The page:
For Owen Sound Attack captain Zach Nastasiuk, sports is bred in the bone. But despite his father reaching the pinnacle of Canadian gridiron success, the only Detroit professional squad Zach would ever play for would be the Red Wings — never the Lions.
“I was not allowed to go play football,” Nastasiuk explained. “He knew the toll it took on your body and he wouldn’t let me do that.”
Paul Nastasiuk was a running back/slot back who played seven years in the CFL. He won the Grey Cup on the legendary 1991 Toronto Argonauts’ squad — the one helmed by Wayne Gretzky, John Candy, and Bruce McNall, who lured Raghib ‘Rocket’ Ismail away from the NFL.
The stories and rumours about that squad are legendary, so did Paul pass down any lore to his son?
“He’s told me a lot of stories,” Nastasiuk said. “Both good and bad.”
Nastasiuk’s entire family is athletic. His mother played basketball at the university level (“I didn’t go the basketball route,” the 6’2, 200-pound Nastasiuk said. “I don’t think I was good enough for basketball.”), while his sister was recently a member of the Western Mustangs’ women’s hockey team. And he credits that family dynamic with helping to get him where he is today.
“There’s a lot of competition. It’s really crazy,” he said. “Your parents are always driving everywhere, the kids — there’s a lot of stress. But at the same time there’s a lot of support. We all love each other and help each other.”
And despite having two athletes as parents, Nastasiuk said there was never any pressure for the kids to choose a sporting path.
“No. I think both my parents did a great job of supporting us in whatever we chose to do,” he said. “I enjoyed being an athlete, so that’s what I chose to do.”
Having a father who played sports at the professional level has helped him as he progresses through his hockey career, Nastasiuk explained.
“For sure. I think he really helped me on the mental side of things: to be ready for constructive criticism, be ready to get yelled at, it’s never going to be easy,” Nastasiuk said. “If you want something you have to go get it, so he’s really helped me with the mental side of game.”
Nastasiuk is in his third full season with the Owen Sound Attack and is captaining the squad this year. He was drafted in the second round, 48th overall, by the Detroit Red Wings at the 2013 NHL Draft following a 20-goal, 20-assist campaign. This year, with the added leadership role, Nastasiuk has upped his production to 20 goals and 46 points in 56 games to date. He’s also piloted the Attack into the playoff picture as the club sits seventh in the OHL's Western Conference — three points behind Saginaw for sixth and seven points up on eighth-place Plymouth.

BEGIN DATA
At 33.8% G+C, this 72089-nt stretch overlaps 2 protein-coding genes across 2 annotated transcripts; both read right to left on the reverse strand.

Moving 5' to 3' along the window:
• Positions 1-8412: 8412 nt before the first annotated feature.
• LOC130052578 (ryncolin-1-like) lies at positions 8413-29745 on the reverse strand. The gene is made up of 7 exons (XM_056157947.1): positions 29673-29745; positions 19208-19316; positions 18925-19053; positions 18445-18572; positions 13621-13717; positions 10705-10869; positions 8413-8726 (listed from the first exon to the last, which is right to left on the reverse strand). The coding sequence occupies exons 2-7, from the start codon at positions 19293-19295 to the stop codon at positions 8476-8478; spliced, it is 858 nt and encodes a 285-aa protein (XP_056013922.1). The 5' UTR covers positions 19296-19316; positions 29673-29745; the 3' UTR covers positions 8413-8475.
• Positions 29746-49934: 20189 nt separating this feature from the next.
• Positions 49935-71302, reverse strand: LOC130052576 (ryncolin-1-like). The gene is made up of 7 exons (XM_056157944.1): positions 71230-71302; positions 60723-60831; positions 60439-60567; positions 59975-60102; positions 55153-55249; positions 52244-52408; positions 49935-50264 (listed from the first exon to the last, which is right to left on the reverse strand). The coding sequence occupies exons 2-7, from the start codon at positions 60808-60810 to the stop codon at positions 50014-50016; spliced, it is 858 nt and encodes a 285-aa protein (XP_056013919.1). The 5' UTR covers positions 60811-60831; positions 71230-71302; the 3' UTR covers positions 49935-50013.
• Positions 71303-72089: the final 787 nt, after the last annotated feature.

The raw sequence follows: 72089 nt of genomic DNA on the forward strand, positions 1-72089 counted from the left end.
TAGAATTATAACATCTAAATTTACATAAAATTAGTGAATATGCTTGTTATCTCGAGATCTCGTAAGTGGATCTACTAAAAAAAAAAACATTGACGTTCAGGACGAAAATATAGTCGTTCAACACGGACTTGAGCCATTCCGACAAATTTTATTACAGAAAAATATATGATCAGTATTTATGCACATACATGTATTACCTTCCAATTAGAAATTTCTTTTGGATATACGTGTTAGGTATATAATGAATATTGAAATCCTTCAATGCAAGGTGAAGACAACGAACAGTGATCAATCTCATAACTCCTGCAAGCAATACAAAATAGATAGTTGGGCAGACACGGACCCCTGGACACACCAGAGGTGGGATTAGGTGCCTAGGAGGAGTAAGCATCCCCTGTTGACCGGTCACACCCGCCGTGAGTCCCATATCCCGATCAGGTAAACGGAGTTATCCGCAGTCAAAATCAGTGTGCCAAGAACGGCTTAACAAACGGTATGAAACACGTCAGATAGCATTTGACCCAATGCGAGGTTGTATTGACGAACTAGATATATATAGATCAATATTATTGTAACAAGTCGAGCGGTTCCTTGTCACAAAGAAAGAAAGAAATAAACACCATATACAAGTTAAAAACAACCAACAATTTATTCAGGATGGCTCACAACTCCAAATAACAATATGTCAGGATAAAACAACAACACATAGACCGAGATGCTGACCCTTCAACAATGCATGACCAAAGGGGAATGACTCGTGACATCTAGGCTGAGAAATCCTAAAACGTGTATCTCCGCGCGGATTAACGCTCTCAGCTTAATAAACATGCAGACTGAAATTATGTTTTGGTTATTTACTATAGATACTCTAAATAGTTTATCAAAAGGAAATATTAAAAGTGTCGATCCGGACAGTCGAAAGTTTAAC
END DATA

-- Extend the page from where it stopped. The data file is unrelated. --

“It’s definitely fun when we’re in these type of games, because every game’s a tough game and the playoffs are the best time of the year,” Nastasiuk said. “My goals are just to lead this team into the playoffs and make the biggest playoff run we can.”
And while NHL camp is still “a long way away,” Nastasiuk is looking forward to his second NHL camp with the Red Wings, who signed the forward to a three-year, entry-level contract earlier this season.
“I need to get bigger, get stronger, and go make a name for myself at camp,” he said. “But that’s pretty far away right now, though. My focus is on Owen Sound right now.”
The next time he’ll likely be a little less in awe of the players around him.
“[This year’s camp] was very, very cool,” he said. “It finally hits you that you’re on the ice with [Pavel] Datsyuk and [Henrik] Zetterberg, and all of those players. It’s pretty fascinating that instead of watching those guys on TV, you’re playing with them.
“It’s hard not to get star struck, but it was a really fun experience and I learned a lot.”
Nastasiuk said there wasn’t any one player that stood out in terms of helping him out. Rather, he said the entire organization was supportive — a testament to the framework in which the franchise works.
“They’re very professional with what they do,” he said. “I think Jeff Blashill, the AHL coach [of the Red Wings’ Grand Rapids Griffins affiliate], really helped me a lot. I got to know him pretty well because he was our coach at prospect camp. I heard his voice a lot and he taught me some new terms.”
And Nastasiuk is quick to credit his OHL coach for helping make the transition even smoother — both now and, hopefully, in the future.
“Greg Ireland, our coach, has done a great job teaching me all the terms and the systems,” he said. “Going up there it wasn’t that much different for me. I can’t thank Greg enough for making it so easy for me.”
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